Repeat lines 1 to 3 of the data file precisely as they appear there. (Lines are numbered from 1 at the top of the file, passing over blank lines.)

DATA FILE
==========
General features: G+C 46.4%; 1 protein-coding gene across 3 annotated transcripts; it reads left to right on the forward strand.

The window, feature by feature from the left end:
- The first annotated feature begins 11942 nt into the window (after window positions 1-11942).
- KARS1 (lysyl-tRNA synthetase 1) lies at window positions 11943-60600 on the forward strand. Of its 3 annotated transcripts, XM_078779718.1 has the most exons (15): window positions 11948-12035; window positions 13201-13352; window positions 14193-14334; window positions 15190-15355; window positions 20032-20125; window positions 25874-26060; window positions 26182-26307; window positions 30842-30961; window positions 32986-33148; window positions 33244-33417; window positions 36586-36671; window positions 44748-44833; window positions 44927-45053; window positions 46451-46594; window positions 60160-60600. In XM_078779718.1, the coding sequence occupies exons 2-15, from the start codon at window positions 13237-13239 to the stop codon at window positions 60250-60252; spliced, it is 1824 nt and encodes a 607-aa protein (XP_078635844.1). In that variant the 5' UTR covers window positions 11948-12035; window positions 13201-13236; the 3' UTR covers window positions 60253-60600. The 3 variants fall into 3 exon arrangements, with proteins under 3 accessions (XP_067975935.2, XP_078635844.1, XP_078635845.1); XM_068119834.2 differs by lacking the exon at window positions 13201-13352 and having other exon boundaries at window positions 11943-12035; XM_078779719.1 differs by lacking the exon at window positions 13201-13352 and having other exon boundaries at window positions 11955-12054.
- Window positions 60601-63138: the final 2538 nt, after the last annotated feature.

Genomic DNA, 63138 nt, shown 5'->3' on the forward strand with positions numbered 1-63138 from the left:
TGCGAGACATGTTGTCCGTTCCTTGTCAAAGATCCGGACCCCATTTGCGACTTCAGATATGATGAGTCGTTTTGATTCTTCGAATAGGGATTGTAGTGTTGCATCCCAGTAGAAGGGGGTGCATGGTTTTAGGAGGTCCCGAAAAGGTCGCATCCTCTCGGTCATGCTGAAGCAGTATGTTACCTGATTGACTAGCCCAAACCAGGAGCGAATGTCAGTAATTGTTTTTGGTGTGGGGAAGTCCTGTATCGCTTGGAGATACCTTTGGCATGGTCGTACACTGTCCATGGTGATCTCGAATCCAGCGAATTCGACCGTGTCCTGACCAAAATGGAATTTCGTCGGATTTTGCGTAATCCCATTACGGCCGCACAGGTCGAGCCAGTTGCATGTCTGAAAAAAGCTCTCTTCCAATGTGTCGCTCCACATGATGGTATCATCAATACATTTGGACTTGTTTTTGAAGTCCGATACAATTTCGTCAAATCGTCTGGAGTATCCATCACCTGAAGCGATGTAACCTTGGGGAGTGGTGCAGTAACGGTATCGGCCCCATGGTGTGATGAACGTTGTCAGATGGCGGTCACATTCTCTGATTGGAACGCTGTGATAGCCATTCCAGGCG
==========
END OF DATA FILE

General features: G+C 46.4%; 1 protein-coding gene across 3 annotated transcripts; it reads left to right on the forward strand.

The window, feature by feature from the left end:
- The first annotated feature begins 11942 nt into the window (after window positions 1-11942).